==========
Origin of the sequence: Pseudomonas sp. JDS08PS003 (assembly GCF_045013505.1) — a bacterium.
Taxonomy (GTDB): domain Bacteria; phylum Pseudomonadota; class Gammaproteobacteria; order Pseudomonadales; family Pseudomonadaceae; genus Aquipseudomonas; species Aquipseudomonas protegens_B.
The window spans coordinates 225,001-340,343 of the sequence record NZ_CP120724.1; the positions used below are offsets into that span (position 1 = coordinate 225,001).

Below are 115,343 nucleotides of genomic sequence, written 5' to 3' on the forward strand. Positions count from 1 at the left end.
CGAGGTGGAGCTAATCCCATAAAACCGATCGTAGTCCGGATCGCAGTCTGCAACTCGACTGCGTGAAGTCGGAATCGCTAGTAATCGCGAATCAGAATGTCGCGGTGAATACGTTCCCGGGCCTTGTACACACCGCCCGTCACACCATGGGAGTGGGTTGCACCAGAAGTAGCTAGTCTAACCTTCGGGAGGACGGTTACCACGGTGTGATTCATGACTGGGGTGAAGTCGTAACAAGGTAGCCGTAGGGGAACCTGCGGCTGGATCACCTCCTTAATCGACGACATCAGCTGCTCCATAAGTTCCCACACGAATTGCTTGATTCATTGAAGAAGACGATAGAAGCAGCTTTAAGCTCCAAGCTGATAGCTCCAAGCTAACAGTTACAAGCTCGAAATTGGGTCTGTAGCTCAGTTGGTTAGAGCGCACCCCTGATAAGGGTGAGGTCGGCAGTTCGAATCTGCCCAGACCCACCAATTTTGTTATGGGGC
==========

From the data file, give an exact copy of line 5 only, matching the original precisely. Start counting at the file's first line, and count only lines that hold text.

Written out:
CGAGGTGGAGCTAATCCCATAAAACCGATCGTAGTCCGGATCGCAGTCTGCAACTCGACTGCGTGAAGTCGGAATCGCTAGTAATCGCGAATCAGAATGTCGCGGTGAATACGTTCCCGGGCCTTGTACACACCGCCCGTCACACCATGGGAGTGGGTTGCACCAGAAGTAGCTAGTCTAACCTTCGGGAGGACGGTTACCACGGTGTGATTCATGACTGGGGTGAAGTCGTAACAAGGTAGCCGTAGGGGAACCTGCGGCTGGATCACCTCCTTAATCGACGACATCAGCTGCTCCATAAGTTCCCACACGAATTGCTTGATTCATTGAAGAAGACGATAGAAGCAGCTTTAAGCTCCAAGCTGATAGCTCCAAGCTAACAGTTACAAGCTCGAAATTGGGTCTGTAGCTCAGTTGGTTAGAGCGCACCCCTGATAAGGGTGAGGTCGGCAGTTCGAATCTGCCCAGACCCACCAATTTTGTTATGGGGC